by Kathy Coopmans
I liked this story, it was a switch up from the previous Kathy Coopmans books that I have read and in my opinion that is never a bad thing.
Kray had a childhood that could almost be described as desolate, his father has been unforgiving in his insistence that he following his footsteps and his mother has exhibited nothing more than a cold ambivalence towards the him that was so heart breaking to read that I wasn’t shocked when he skipped town as soon as he could.
But his decision to leave might have been the right choice for him, but it meant that he was leaving behind the only person that not only truly cared about him but that he honestly loved.
Rori was completely distraught when Kray left and it was against a backdrop of almost unfettered hatred from Kray’s father that she and her mother suffered his wrath. Rori’s future plans cruelly taken from her by him but his behaviour only succeeded in making her more determined to succeed.
The story picks up 13 years later and Rori is in Las Vegas setting up a new venture with her business partner. But little does she know that the man that she has never been able to move past is the guy she passes on the sidewalk while he is busking.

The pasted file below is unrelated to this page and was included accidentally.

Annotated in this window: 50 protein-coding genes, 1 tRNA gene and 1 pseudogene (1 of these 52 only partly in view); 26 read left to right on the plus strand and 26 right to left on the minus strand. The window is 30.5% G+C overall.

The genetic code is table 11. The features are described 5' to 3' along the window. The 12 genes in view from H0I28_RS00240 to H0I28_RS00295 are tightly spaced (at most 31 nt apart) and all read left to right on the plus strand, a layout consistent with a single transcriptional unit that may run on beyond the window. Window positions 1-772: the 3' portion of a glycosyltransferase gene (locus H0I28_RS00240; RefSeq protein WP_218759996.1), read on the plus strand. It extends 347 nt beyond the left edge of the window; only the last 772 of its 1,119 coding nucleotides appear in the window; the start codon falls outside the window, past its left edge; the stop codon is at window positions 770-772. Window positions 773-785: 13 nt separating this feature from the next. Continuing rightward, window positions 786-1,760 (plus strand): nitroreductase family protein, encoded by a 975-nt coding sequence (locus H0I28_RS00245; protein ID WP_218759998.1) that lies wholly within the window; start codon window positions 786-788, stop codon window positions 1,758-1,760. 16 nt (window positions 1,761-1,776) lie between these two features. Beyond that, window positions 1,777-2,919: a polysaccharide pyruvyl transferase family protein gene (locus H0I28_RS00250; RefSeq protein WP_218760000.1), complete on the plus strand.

The story that then begins to take shape, the journey that unfolds as they find their way back to each other was what I can only describe as a beautiful love story. The way Rori worked to bring a future to Kray, without him feeling as if she was patronising him.
They had to learn to not only love each other again but they also had to work their way through the cycle of regret, pain and forgiveness for the events that had torn them apart in order to have a future they so richly deserve.
I longed for Kray to forgive himself, to learn that he was not to blame for the decisions he had foisted upon him.
His life on the street almost was not one that any sane person would have ever have elected but with Rori he has a chance to get the life he had always dreamt of and I was reading much of the story with my fingers crossed and my heart in my mouth.
Topic: The Drifter by Kathy Coopmans
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